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El Paso shooting and the rise of eco-fascism

  • 07 August 2019


'There is no conservatism without nature, there is no nationalism without environmentalism.' Not surprisingly, many people took that line from the Christchurch killer's manifesto as another piece of rhetorical flummery in a document stitched together by an unstable criminal.

We're much more accustomed to think of the far right pushing anti-environmentalism than ecology. An opposition to environmentalism usually facilitates rightwing populist talking points: in particular, the notion of an out-of-touch and treacherous elite, imposing its progressive agenda on the nation's common folk. Yet before the shooter in El Paso opened fire in a Walmart, he, too, released a manifesto in which he voiced his concern about ecological destruction.

'The decimation of the environment is creating a massive burden for future generations,' he wrote. 'Water sheds around the country, especially in agricultural areas, are being depleted ... Consumer culture is creating thousands of tons of unnecessary plastic and electronic waste ... Urban sprawl creates inefficient cities which unnecessarily destroys millions of acres of land.'  It's rhetoric with which most progressives would agree. So what's it doing in the screed of a racist killer?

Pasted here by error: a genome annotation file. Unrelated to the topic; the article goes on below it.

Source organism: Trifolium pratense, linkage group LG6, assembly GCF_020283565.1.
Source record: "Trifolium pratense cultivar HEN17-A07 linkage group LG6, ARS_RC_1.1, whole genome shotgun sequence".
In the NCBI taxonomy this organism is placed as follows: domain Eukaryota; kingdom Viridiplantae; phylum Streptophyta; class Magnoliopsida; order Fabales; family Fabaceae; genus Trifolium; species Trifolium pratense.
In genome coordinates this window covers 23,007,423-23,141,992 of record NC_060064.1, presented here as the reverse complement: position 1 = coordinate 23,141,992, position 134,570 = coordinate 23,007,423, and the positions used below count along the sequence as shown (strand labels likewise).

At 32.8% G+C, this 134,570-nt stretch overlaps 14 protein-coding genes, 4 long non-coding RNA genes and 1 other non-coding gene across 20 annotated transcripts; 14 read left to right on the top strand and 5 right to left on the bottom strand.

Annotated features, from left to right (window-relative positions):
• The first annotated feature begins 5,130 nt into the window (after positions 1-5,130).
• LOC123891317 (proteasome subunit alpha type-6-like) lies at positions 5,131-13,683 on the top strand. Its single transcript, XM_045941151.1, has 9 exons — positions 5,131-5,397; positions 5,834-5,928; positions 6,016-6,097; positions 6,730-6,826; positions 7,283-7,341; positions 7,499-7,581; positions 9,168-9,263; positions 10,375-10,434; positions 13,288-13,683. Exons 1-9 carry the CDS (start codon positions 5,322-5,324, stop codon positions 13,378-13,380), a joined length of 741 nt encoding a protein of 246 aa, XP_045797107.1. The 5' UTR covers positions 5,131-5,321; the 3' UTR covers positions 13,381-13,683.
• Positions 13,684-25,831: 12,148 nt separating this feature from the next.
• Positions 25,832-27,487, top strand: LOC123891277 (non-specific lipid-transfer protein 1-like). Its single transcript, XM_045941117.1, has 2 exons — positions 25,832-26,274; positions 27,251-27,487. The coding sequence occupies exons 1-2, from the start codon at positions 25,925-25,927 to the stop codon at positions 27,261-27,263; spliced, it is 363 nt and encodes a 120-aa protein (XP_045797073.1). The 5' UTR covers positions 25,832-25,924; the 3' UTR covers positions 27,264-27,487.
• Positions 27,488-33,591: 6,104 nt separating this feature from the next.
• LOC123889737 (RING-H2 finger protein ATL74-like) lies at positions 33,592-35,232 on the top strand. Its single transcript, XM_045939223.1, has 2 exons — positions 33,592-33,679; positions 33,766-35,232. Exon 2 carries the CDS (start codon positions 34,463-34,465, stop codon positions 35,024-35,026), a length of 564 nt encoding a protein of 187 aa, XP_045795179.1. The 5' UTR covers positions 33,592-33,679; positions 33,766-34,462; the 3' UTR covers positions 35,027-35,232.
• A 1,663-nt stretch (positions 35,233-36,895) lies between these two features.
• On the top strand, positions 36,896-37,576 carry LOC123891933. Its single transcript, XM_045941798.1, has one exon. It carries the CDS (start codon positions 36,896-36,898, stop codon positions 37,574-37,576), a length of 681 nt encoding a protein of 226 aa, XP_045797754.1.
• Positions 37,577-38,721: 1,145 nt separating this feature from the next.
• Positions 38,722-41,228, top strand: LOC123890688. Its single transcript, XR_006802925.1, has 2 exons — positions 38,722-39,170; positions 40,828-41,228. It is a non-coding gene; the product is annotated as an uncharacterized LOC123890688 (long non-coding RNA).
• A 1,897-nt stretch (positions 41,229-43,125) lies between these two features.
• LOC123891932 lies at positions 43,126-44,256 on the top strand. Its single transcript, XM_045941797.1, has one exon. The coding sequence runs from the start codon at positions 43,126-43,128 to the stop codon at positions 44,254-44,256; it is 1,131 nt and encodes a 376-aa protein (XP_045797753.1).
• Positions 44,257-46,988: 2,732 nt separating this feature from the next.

The El Paso gunman declared his basic solidarity with the political perspective articulated by the Christchurch murderer. So let's start with that.

In his manifesto, the Christchurch perpetrator declared himself a fascist. In mainstream politics, the word 'fascism' usually gets employed as hyperbole — an insult levelled at anyone with rightwing ideas or authoritarian tendencies. As a result, few commentators tried to understand what the Christchurch killer actually meant. For he didn't use the term loosely but rather in a precise and technical sense: he was, he said, an admirer of the fascist leader Sir Oswald Mosley, a man who sought to apply the principles of Mussolini and (later) Hitler in Britain.

Fascism distinguishes itself from other political tendencies by its commitment to redemptive violence. Fascists seek the physical extermination of those committed to social equality: labour movement activists, socialists, social democrats, immigrants and others whom they deem 'traitors'. They valorise the supposedly natural differences between individuals, between men and women, and between ethnic or 'racial' groups.

The fascist program generally calls for some kind of violent nationalist revolution to purge the nation and restore an organic hierarchy. To that end, they draw upon whatever national myths or ideologies they can scrabble together, without any necessary coherence.


"The more we can unite social and environmental justice in a program of hope, the greater the difficulty